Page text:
Here’s the thing. Regardless of the number of appointments you shoot for, if your primary goal is one of QUANTITY over QUALITY, I personally think you’re wasting an awful lot of time and energy. I mean, think about it. Let’s say that it’s possible to do 50 listing appointments a month – that’s about 2.5 appointments every week day. Now, I’m assuming that if you’re going on 2.5 appointments a day, you’re doing very little preparation for each appointment and basically going in with your well-rehearsed presentation followed by an expedient pitch for signature.

Hold that thought.

The speaker who was espousing the quantity over quality approach proclaimed that one of the great things about his approach was that when (not if) you get turned down, you won’t really care that much because you have plenty more fish in the kettle – that is – another listing appointment or two later that day, and 2.5 more tomorrow.


That sounds exhausting.

But how about the other approach – the one the speaker implied was “just okay?” Where you “only” have ten listing appointments a month; therefore every one of those appointments is going to be far more important to you and much more disappointing to you if you don’t get the listing?


D’ya see where I’m going with this?

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Yesterday I read yet another (ho hum) article about how important it is for real estate agents to remember that their primary obligation (to whom?) is to prospect for new business. Every day. Before they do anything else.

Blech. Frustrated

This attitude literally nauseates me. The article went on to say that (I’m paraphrasing) since the non-income producing activities (specifically client service) we “have” to do are typically the activities that give us the most grief (um… really?) and create the most frustration in our lives, we should spend as little time as possible on them and relegate them to the hours of the day when our energy level is the lowest so as not to “waste” our high-energy hours taking care of those pesky clients who have the nerve to want our attention after they’ve hired us.


Now, if the author of the article was saying that a natural rainmaker should go out and make rain all day long and bring the results home to a more client-oriented PARTNER (not assistant) to actually care for, I might be less critical. But nope, that wasn’t the gist of the article – it was simply to say that because client service activities are not directly income-producing (although I’ll argue that one all day long!), they should be the lowest priority on your daily to-do list.

I’ve ranted about this before and if you’d like to read more, check out the links below. But for now, I’ll just ask this…

If you were to sit down right now and write up a business plan for the next twelve months where you outlined your business development (i.e. prospecting) and client service goals and commitments, and then created a mission statement based specifically on that business plan… would you be willing to share it with your clients and potential clients? 

If the mission statement you create from your business plan reads anything like: “Taking care of my current clients will NOT be done until I’ve run out of energy to search for new ones” – would you be proud to post it on your website, your blog and in your listing presentation?


How do you think your clients feel about your 80/20 plan?
80/20? Let’s turn that around!
If Real Estate is so easy, how do you justify your fee?

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THANK YOU THANK YOU AR Gods for featuring my little rant last week about whether or not an 80/20% business model (where 80% of one’s time is devoted to prospecting and 20% devoted to client care) is a wise course to take in a real estate career. I can’t say enough how encouraging it was to hear so many commenters jump on the “clients-first” bandwagon, proclaiming that while they acknowledge prospecting for new clients must be done, it should NOT be done at the expense of one’s current clients!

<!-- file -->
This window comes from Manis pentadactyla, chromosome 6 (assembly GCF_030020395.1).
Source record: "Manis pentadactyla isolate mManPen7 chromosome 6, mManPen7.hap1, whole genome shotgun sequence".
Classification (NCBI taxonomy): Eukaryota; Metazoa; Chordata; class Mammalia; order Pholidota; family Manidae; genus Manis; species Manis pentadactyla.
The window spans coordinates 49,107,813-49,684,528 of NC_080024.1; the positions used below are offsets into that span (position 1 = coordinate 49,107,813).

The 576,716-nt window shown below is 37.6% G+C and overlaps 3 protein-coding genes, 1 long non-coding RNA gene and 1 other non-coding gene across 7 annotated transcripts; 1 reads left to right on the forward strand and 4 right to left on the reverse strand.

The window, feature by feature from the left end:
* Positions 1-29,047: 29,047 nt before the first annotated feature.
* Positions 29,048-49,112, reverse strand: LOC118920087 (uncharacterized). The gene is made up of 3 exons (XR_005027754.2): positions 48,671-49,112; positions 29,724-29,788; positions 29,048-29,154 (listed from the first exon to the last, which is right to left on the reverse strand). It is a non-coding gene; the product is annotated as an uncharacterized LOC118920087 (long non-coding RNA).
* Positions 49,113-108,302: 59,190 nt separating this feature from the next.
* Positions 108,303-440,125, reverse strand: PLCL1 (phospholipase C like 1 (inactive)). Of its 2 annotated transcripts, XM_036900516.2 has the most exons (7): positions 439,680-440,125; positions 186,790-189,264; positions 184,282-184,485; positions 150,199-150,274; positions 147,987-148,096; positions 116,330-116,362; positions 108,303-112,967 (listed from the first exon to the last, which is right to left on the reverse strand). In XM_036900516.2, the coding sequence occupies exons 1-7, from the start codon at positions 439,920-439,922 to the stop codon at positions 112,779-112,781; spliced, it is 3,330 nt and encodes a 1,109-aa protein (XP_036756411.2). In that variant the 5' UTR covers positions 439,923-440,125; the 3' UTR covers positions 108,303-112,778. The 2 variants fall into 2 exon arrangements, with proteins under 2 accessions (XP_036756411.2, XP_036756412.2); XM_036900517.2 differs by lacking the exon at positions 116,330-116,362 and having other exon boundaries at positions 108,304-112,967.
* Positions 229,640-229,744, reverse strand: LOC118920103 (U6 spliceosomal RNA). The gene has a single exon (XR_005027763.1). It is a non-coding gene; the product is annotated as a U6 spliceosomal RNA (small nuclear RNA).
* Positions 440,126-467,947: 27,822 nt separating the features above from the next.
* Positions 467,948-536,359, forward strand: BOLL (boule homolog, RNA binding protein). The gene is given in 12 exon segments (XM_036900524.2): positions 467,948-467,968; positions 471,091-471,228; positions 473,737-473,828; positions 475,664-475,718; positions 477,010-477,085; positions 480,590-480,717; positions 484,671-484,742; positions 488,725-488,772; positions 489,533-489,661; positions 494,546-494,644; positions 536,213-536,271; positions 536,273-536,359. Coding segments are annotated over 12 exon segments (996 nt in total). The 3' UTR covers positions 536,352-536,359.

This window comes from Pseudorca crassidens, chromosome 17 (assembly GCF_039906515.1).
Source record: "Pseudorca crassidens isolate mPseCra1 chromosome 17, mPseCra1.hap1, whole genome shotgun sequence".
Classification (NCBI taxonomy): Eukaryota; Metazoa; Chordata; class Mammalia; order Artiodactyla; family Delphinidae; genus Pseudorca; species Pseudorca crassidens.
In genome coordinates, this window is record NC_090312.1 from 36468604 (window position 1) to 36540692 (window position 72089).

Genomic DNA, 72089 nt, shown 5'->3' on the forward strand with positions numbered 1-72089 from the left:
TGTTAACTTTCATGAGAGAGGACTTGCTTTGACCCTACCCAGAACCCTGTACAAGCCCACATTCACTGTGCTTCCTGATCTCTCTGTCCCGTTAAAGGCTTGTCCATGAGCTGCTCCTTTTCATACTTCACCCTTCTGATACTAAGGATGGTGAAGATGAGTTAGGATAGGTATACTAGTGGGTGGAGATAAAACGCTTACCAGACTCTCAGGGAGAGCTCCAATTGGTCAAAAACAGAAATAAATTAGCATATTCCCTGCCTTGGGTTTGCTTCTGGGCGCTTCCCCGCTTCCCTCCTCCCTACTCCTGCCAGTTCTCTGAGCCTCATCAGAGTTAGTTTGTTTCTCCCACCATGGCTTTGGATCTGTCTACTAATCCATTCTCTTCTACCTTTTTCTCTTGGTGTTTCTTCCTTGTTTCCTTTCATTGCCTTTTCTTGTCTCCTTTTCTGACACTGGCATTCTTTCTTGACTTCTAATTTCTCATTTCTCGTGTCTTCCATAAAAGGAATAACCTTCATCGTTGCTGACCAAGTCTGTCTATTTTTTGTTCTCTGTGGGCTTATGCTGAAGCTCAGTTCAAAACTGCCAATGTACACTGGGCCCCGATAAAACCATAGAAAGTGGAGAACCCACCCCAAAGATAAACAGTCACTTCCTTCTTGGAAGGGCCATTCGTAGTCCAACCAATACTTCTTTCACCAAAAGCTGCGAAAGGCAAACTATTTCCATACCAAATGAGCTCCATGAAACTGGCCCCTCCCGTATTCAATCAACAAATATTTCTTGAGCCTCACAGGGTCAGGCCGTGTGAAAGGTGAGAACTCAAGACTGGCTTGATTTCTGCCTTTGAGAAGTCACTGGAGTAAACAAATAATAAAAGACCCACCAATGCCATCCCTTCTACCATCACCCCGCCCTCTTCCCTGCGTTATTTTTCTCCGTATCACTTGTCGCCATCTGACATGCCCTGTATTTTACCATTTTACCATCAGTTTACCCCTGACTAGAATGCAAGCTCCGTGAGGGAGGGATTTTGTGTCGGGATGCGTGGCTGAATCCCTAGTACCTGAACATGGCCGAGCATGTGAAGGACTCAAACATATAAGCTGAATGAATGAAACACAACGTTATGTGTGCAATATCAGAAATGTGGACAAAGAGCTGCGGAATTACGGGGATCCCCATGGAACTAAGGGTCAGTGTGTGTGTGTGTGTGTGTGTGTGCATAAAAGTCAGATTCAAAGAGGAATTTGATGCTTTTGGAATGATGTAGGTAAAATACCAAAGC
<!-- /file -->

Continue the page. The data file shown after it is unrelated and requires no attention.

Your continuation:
In the original blog, I promised to return with some more thoughts of my own on the matter, but most of those thoughts were already spoken within the nearly 100 comments. But I’ll make good on my promise and share mine anyway, even though they’ll likely just echo the brilliance provided by those who participated in the discussion.

Thought #1
If you are a new or struggling real estate agent and don’t have any (or many) clients to care for, then I suppose you should be spending some signficant time looking for some – in other words, you probably can’t fill up all or most of your working hours serving the clients you don’t yet have. HOWEVER… hold true to the philosophy of putting clients first – when you get up in the morning, make darn sure that your current clients and prospects are fully taken care of before you even think about prospecting. GET INTO THIS HABIT EARLY and it will pay off for you big time in the future. I promise.

Thought #2
As many pointed out, taking great care of the clients you have is a FANTASTIC prospecting strategy. Those who neglect their current clients so they can pursue their future ones darn well better enjoy that pursuit because they’ll be doing it their entire careers. In other words, very few referrals cometh to agents who don’t take good care of their clients when they have them.  

But maybe that’s okay for the 80/20 crowd. Maybe they’re so awesome at prospecting, they don’t need the trust, affection and referrals of their current and past clients, so it doesn’t matter if their clients don’t think much of them during and after their time together. The 80/20’s just spend the rest of their career devoting 80% of your time prospecting! Hey, it’s one business model that many subscribe to and they make it work, so if that sounds like fun to you, knock yourself out!

Thought #3
As many mentioned in the original blog, a 20/80 model (20% prospecting, 80% client care) IS a viable strategy once you have enough clients to care for. Spend your days taking great care of your clients and then stay in touch with them on a reasonably regular basis afterwards (which probably won’t take even 20% of your time) and I promise you – you’ll be golden. 

Thanks for such a great discussion, my friends!